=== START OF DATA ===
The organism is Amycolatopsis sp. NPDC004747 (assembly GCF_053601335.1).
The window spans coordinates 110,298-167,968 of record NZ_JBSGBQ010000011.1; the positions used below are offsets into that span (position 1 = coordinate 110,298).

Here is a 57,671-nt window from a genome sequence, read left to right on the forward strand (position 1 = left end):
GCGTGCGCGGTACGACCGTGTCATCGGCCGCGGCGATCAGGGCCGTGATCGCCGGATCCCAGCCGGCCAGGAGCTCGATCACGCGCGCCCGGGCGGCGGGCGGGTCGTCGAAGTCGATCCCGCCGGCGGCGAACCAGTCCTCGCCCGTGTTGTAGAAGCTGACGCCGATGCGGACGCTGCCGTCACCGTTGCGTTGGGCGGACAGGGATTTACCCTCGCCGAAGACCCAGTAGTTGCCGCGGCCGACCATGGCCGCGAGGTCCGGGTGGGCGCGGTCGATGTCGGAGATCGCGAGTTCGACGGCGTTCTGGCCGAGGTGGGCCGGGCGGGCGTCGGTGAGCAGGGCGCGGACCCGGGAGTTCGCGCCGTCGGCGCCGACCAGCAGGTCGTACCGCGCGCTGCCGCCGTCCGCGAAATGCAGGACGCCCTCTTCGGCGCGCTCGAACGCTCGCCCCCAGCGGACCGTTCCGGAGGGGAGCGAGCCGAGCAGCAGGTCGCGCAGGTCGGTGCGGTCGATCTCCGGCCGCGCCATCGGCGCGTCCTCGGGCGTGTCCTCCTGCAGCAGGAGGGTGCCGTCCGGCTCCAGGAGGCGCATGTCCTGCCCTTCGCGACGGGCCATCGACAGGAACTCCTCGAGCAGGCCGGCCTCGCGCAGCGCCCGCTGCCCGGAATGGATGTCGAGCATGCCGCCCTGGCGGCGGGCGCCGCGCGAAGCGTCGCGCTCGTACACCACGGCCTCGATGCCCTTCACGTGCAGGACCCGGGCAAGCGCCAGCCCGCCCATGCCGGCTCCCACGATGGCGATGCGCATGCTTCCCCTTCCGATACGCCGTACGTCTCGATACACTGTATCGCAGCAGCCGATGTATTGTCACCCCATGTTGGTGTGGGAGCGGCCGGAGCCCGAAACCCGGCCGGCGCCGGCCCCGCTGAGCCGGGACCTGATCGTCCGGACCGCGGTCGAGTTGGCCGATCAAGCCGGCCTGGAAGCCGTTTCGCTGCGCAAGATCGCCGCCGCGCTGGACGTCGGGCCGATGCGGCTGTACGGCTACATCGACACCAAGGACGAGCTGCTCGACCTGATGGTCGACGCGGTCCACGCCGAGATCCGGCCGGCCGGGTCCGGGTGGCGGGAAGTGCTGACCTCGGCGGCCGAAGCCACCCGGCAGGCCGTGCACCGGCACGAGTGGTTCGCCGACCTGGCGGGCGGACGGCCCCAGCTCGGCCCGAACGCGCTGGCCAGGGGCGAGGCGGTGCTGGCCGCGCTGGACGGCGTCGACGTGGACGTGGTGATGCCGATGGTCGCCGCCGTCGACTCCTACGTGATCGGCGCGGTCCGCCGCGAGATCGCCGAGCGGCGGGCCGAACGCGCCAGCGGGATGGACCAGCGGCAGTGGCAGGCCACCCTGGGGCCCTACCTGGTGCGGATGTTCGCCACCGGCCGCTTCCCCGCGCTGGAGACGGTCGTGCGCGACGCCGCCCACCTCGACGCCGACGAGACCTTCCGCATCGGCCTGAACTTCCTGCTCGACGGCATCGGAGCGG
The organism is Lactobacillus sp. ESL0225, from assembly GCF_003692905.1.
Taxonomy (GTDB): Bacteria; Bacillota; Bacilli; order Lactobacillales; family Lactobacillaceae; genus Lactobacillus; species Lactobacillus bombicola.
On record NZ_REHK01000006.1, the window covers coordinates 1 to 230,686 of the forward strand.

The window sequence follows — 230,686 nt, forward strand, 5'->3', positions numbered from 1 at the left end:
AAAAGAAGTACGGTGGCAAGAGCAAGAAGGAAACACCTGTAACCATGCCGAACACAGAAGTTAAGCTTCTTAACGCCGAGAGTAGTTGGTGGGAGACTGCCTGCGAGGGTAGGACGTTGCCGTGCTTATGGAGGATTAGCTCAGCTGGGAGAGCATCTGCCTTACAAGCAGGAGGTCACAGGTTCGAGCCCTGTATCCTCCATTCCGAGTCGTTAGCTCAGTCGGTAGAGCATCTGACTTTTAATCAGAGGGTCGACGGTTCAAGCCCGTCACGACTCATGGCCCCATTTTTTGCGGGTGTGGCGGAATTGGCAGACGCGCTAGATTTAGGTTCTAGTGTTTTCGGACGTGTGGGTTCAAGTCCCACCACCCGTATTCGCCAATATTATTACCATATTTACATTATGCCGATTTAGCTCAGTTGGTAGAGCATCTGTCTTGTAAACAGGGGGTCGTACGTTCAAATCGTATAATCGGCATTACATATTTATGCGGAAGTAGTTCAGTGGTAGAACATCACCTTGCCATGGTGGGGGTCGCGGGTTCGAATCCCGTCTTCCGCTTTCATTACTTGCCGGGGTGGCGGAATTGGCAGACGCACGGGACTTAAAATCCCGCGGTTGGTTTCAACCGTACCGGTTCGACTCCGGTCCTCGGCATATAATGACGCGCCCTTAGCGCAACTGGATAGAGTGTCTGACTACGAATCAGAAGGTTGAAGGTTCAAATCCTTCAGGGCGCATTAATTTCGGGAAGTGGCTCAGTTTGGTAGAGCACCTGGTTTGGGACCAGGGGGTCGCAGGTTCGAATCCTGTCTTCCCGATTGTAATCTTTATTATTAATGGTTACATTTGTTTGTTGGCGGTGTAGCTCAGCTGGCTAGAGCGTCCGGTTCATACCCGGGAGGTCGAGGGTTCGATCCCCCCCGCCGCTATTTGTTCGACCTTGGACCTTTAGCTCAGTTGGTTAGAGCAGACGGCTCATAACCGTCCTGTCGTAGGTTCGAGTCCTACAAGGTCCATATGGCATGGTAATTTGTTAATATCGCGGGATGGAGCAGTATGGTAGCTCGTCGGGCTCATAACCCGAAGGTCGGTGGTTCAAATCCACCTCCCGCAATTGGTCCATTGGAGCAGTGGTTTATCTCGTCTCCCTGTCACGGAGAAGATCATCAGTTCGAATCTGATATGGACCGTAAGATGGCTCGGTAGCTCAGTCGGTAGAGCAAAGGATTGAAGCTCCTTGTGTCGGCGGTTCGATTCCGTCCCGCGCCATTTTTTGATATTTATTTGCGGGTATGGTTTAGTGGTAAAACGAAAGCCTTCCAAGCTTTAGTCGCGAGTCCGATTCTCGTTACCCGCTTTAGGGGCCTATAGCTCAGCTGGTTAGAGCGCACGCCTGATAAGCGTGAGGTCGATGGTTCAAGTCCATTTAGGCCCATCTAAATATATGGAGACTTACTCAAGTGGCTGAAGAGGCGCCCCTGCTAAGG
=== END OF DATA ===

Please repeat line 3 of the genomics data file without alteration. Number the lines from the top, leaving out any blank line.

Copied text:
Here is a 57,671-nt window from a genome sequence, read left to right on the forward strand (position 1 = left end):